In college, after I stopped eating meat but still ate dairy, I met a young woman who was vegan. I think I knew then that I intended to become vegan at some indefinite future time, but didn’t see a path to it. I’d lived in Paris a year and learned to love cheese too much. She was allergic to dairy, so ate none.
Since then, I’ve often commented that nearly every person I met who described themselves as vegan ate more animal products than I did, even when I was vegetarian. When they got comfortable talking about their details, they always made exceptions, like when their mom cooked for them or whatever. Somehow they always found ways to eat animal products and still call themselves vegan. I joked that they had different definitions of zero. While vegetarian, I ate animal products, but I didn’t say I didn’t.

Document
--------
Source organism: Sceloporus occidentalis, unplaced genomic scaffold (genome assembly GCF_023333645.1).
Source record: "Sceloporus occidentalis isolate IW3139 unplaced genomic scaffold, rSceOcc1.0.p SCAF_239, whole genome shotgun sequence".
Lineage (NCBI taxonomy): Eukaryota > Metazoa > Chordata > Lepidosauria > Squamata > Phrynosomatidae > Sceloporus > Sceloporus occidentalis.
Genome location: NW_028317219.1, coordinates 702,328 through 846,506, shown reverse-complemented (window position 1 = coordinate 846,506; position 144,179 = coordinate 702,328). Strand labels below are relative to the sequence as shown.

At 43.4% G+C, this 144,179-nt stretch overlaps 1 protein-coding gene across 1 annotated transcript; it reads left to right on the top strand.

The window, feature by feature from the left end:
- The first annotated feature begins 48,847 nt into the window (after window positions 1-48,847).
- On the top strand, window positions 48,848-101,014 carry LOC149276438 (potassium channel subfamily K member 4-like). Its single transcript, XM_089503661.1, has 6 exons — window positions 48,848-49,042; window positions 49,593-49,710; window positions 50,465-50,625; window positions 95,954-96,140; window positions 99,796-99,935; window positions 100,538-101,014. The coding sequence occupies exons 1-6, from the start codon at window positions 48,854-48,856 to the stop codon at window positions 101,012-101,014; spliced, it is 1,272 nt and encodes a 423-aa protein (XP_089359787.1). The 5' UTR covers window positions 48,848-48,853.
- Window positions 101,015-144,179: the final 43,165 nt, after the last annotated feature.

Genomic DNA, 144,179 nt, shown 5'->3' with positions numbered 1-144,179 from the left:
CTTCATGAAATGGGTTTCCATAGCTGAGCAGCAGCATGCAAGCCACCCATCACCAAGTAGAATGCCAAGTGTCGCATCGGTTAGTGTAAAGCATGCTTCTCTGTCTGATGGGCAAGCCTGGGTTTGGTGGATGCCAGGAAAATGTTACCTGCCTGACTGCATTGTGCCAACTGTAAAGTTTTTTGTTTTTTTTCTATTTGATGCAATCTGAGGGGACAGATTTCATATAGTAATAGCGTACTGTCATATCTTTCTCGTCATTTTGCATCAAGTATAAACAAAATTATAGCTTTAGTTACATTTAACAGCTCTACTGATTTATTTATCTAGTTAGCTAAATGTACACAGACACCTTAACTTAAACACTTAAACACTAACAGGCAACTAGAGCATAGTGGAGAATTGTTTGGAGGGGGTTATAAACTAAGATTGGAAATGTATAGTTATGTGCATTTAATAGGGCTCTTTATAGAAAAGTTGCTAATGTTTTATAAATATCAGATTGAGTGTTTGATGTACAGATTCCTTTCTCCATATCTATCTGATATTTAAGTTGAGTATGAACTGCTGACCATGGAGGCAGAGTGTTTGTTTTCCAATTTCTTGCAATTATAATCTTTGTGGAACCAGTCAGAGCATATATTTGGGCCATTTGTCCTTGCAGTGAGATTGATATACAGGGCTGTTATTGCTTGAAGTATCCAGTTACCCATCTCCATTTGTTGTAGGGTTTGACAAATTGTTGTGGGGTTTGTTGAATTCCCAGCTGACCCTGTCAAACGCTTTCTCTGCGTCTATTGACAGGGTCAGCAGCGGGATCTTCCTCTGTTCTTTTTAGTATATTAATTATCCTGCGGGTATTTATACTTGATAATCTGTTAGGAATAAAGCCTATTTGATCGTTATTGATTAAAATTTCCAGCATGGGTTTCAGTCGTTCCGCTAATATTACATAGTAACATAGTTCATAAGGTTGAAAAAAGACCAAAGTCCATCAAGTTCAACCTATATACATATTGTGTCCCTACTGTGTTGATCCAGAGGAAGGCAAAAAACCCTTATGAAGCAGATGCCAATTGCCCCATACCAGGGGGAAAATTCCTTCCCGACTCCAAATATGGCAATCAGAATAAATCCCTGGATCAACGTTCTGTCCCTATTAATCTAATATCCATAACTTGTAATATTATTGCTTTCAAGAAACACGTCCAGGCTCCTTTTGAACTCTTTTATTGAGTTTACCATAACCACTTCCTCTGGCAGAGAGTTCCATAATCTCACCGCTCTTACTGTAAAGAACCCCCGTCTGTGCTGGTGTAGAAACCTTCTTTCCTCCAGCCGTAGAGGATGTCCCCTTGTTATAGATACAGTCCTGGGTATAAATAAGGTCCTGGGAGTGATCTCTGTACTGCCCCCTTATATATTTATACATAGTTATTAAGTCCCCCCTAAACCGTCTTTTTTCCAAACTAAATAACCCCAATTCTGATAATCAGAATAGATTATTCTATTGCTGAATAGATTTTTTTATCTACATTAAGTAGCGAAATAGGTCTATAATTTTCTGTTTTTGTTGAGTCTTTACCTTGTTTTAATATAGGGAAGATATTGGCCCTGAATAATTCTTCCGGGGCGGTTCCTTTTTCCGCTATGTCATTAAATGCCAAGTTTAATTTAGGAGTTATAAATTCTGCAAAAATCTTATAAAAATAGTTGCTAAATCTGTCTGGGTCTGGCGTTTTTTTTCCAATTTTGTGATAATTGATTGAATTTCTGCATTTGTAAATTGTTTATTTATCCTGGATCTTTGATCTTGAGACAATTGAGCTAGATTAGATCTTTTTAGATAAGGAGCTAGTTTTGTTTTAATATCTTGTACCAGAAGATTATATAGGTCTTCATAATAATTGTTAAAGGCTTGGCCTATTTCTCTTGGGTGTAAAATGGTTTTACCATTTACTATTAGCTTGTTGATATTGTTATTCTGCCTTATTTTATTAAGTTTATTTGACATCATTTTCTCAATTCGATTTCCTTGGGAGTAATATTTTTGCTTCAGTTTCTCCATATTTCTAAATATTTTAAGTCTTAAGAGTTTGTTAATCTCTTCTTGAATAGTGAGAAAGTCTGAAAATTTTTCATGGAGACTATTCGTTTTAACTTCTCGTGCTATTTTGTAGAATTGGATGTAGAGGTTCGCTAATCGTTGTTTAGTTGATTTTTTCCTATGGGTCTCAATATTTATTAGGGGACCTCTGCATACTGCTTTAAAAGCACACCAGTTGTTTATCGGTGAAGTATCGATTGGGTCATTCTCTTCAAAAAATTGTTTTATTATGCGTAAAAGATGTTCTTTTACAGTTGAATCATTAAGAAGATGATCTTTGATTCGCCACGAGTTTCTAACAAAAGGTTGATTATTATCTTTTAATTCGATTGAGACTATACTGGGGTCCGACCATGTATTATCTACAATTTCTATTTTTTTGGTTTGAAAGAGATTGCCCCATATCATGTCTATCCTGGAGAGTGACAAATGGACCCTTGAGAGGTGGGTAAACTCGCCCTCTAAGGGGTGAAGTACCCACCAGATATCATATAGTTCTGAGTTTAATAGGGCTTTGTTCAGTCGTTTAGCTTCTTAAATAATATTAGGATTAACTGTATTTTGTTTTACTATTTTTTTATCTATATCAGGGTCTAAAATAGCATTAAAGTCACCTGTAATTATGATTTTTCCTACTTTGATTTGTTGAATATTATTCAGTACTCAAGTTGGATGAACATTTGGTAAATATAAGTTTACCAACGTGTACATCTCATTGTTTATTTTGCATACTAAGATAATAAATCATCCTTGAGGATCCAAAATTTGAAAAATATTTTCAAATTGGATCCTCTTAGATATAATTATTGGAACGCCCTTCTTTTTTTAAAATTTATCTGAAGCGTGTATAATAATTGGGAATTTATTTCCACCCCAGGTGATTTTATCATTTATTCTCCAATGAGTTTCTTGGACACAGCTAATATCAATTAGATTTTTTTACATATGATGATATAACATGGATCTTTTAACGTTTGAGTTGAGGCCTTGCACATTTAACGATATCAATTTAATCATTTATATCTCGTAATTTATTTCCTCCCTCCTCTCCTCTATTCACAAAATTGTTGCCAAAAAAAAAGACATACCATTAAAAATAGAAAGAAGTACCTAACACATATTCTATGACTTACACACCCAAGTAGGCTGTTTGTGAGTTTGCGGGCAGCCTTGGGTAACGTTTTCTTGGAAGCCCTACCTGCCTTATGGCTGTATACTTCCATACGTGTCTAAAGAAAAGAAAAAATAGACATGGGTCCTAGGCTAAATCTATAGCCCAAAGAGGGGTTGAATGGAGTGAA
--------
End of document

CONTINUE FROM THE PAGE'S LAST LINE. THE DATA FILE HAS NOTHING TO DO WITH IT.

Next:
To clarify, I’m not criticizing, judging, or suggesting I considered what they did easy or hard. But everyone has the choice to call themselves vegan or not. I don’t meet an overwhelming number of people who describe themselves as vegan, just that outside that one college friend, I’ve never met someone who described themselves as vegan who ate no animal products. That is, I’ve never met a vegan “vegan” except that college friend. Whenever I talked about not meeting vegan “vegan”s, I always qualified how I put it to account for her.
Well, over the weekend, at my thirty-year college reunion, I ran into her. It turns out she started eating meat. Now I can drop those qualifications and simply say “I’ve never met a vegan ‘vegan.'” I’m not saying anyone should or wants to, only that those who want to go can. Nobody has to describe themselves as vegan. Maybe it says more about me than vegans that all the ones I meet mean they reduce animal products, not stop.
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